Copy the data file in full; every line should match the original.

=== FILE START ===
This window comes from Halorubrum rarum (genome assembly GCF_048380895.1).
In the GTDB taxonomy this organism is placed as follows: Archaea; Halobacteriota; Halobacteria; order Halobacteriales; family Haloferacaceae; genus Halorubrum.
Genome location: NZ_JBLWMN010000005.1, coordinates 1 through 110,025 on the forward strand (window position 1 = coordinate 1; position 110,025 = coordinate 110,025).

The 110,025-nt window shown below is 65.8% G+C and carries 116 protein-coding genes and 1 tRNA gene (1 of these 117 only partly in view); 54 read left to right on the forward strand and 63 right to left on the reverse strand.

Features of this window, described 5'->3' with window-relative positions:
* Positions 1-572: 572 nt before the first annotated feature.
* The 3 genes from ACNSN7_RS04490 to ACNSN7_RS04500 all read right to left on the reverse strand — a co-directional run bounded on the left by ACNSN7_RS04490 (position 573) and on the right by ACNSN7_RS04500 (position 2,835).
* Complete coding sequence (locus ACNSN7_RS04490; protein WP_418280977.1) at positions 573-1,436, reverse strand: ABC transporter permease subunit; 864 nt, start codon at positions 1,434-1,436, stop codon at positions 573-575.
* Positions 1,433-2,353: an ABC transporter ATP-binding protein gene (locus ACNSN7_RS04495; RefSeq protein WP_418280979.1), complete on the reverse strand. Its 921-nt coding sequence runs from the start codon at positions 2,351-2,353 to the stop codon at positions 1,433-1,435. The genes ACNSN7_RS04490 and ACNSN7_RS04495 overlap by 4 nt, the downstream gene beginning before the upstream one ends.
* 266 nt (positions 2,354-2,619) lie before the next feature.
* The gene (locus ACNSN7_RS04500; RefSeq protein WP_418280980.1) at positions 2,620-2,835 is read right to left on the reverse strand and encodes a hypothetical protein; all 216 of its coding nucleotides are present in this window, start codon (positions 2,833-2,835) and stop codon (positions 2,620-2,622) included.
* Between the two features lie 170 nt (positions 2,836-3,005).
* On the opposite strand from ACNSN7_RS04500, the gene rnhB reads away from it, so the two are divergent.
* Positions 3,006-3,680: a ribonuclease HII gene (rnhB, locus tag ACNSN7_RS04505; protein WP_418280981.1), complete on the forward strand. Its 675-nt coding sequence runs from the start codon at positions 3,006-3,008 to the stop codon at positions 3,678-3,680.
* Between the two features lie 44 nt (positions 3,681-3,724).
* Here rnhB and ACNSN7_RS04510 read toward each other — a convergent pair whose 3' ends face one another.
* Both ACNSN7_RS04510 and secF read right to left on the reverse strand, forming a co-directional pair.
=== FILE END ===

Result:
This window comes from Halorubrum rarum (genome assembly GCF_048380895.1).
In the GTDB taxonomy this organism is placed as follows: Archaea; Halobacteriota; Halobacteria; order Halobacteriales; family Haloferacaceae; genus Halorubrum.
Genome location: NZ_JBLWMN010000005.1, coordinates 1 through 110,025 on the forward strand (window position 1 = coordinate 1; position 110,025 = coordinate 110,025).

The 110,025-nt window shown below is 65.8% G+C and carries 116 protein-coding genes and 1 tRNA gene (1 of these 117 only partly in view); 54 read left to right on the forward strand and 63 right to left on the reverse strand.

Features of this window, described 5'->3' with window-relative positions:
* Positions 1-572: 572 nt before the first annotated feature.
* The 3 genes from ACNSN7_RS04490 to ACNSN7_RS04500 all read right to left on the reverse strand — a co-directional run bounded on the left by ACNSN7_RS04490 (position 573) and on the right by ACNSN7_RS04500 (position 2,835).
* Complete coding sequence (locus ACNSN7_RS04490; protein WP_418280977.1) at positions 573-1,436, reverse strand: ABC transporter permease subunit; 864 nt, start codon at positions 1,434-1,436, stop codon at positions 573-575.
* Positions 1,433-2,353: an ABC transporter ATP-binding protein gene (locus ACNSN7_RS04495; RefSeq protein WP_418280979.1), complete on the reverse strand. Its 921-nt coding sequence runs from the start codon at positions 2,351-2,353 to the stop codon at positions 1,433-1,435. The genes ACNSN7_RS04490 and ACNSN7_RS04495 overlap by 4 nt, the downstream gene beginning before the upstream one ends.
* 266 nt (positions 2,354-2,619) lie before the next feature.
* The gene (locus ACNSN7_RS04500; RefSeq protein WP_418280980.1) at positions 2,620-2,835 is read right to left on the reverse strand and encodes a hypothetical protein; all 216 of its coding nucleotides are present in this window, start codon (positions 2,833-2,835) and stop codon (positions 2,620-2,622) included.
* Between the two features lie 170 nt (positions 2,836-3,005).
* On the opposite strand from ACNSN7_RS04500, the gene rnhB reads away from it, so the two are divergent.
* Positions 3,006-3,680: a ribonuclease HII gene (rnhB, locus tag ACNSN7_RS04505; protein WP_418280981.1), complete on the forward strand. Its 675-nt coding sequence runs from the start codon at positions 3,006-3,008 to the stop codon at positions 3,678-3,680.
* Between the two features lie 44 nt (positions 3,681-3,724).
* Here rnhB and ACNSN7_RS04510 read toward each other — a convergent pair whose 3' ends face one another.
* Both ACNSN7_RS04510 and secF read right to left on the reverse strand, forming a co-directional pair.